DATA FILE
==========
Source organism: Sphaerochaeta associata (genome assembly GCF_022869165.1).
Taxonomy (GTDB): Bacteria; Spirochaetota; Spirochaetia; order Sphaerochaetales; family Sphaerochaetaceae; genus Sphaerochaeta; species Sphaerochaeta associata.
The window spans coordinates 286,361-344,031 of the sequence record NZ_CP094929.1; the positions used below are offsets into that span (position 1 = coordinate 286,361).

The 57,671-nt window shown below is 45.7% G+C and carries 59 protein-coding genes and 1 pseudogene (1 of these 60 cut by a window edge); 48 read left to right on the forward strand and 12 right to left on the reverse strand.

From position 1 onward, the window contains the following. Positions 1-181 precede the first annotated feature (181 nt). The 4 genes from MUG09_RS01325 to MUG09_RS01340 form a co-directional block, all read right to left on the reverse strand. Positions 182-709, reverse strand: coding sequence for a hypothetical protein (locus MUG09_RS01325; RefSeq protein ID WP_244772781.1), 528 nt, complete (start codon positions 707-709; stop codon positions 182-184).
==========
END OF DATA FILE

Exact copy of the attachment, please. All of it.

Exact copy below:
Source organism: Sphaerochaeta associata (genome assembly GCF_022869165.1).
Taxonomy (GTDB): Bacteria; Spirochaetota; Spirochaetia; order Sphaerochaetales; family Sphaerochaetaceae; genus Sphaerochaeta; species Sphaerochaeta associata.
The window spans coordinates 286,361-344,031 of the sequence record NZ_CP094929.1; the positions used below are offsets into that span (position 1 = coordinate 286,361).

The 57,671-nt window shown below is 45.7% G+C and carries 59 protein-coding genes and 1 pseudogene (1 of these 60 cut by a window edge); 48 read left to right on the forward strand and 12 right to left on the reverse strand.

From position 1 onward, the window contains the following. Positions 1-181 precede the first annotated feature (181 nt). The 4 genes from MUG09_RS01325 to MUG09_RS01340 form a co-directional block, all read right to left on the reverse strand. Positions 182-709, reverse strand: coding sequence for a hypothetical protein (locus MUG09_RS01325; RefSeq protein ID WP_244772781.1), 528 nt, complete (start codon positions 707-709; stop codon positions 182-184).